I was one of those kids

I saw The Race to Nowhere last week.  I was tremendously moved by it.  I’m not sure I know what to do, precisely, with my ever-stronger sense of how I want to parent my kids.  There is a doctor of adolescent medicine in the film who says even he, a specialist who writes books about the toxicity of pressure on our kids, worries about how to walk the line between protecting childrens’ childhoods and holding them back.  He worries about the potential harm that his beliefs – supported in his case by all kinds of medical research and a PhD or two – may wreak on his daughters.  I worry too, and I have only my – albeit strong – intuition behind me.

The movie made me feel concerned about Grace and Whit, but the anxiety I feel about them comes from a profoundly personal place.  I was one of those kids.  I still am.  I was “perfect” in the achievement sense of the word.  I got the 4.0 GPA.  I went to Exeter, and Princeton, and Harvard Business School.  I played by the rules, followed the map, achieved everything I aimed for.  My father often comments that it was easy to raise Hilary and I because we went “straight down the middle of the street.”  Be careful, I always caution him: there’s still time!!

I related intensely to the kids in the movie, and to a culture that praises highly performance and achievement.  At one point in the movie a teacher says, in response to parents being surprised when their kids struggle or fall apart or otherwise cave under the pressure: “They all say, ‘but my kid’s a good kid!’  And I always say back, ‘You know your kid’s a good performer.  How do you know they’re a good kid?'”

That’s what I was.  A good performer.  A great achiever.  And you know what?  It didn’t add up to anything.  I’m writing a memoir, in fact, about what it’s like to realize that that kind of life, built on achievement and success and external validation, doesn’t necessarily lead you to happiness.

As Glenda Burgess so beautifully put it in The Geography of Love, “Eventually, I constructed a layered exoskeleton, a coral reef instead of a life.  The structure was there, but the essence was missing.”  This is certainly my personal experience: I realized, in my early 30s, that my model of approaching life, which was all about goals and achievements, was irreparably broken.  I was missing something fundamental; there was an echoing emptiness around the core of my life that eventually I could not ignore.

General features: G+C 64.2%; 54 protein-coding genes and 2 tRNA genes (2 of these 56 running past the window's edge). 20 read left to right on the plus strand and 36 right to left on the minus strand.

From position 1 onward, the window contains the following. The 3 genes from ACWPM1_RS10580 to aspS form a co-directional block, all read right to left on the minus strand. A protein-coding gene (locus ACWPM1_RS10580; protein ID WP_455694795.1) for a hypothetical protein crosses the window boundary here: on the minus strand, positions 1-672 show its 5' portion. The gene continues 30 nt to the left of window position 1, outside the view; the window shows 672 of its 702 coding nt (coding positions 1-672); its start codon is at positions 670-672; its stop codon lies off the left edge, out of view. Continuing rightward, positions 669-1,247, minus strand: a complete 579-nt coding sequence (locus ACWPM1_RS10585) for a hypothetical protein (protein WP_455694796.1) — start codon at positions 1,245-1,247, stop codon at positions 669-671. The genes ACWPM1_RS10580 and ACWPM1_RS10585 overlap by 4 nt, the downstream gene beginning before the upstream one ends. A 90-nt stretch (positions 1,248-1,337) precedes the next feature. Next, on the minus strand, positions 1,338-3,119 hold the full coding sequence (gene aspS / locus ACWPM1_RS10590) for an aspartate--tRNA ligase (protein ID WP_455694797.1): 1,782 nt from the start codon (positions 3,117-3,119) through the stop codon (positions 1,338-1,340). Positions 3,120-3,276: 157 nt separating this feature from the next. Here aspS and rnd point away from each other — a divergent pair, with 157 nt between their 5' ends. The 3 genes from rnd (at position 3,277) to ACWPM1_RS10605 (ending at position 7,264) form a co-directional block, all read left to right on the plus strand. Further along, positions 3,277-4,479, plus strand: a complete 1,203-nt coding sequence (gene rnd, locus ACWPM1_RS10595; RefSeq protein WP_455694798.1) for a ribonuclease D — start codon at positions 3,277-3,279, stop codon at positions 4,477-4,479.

I think this is what worries me the most about The Race to Nowhere: we are raising a generation of children who don’t know how to tune in, to figure out what the essence of their lives is.  I know.  I am one of them.

Figuring out how to make my way through life without the external guideposts of achievement has been much harder than I ever imagined.  As I’ve said before, I am now navigating by the stars.  And that is much harder than simply being the perfect performer.  So I worry about myriad things that The Race to Nowhere represents: overscheduled kids who have lost their propensity for wonder, exhausted children who are physically harmed by the pressures on them, students who “do school” as opposed to developing aptitude for – and joy in – learning.

Probably most of all, though, I don’t want my children to grow up as deaf to the voice of their soul as I was for so long.  If they want to achieve and do well I think that’s ok – there’s nothing wrong with that in the abstract.  I just want to be sure they know that’s not the only skill that matters, and not to forget to tend to the essence of their lives as they race into the great wide open.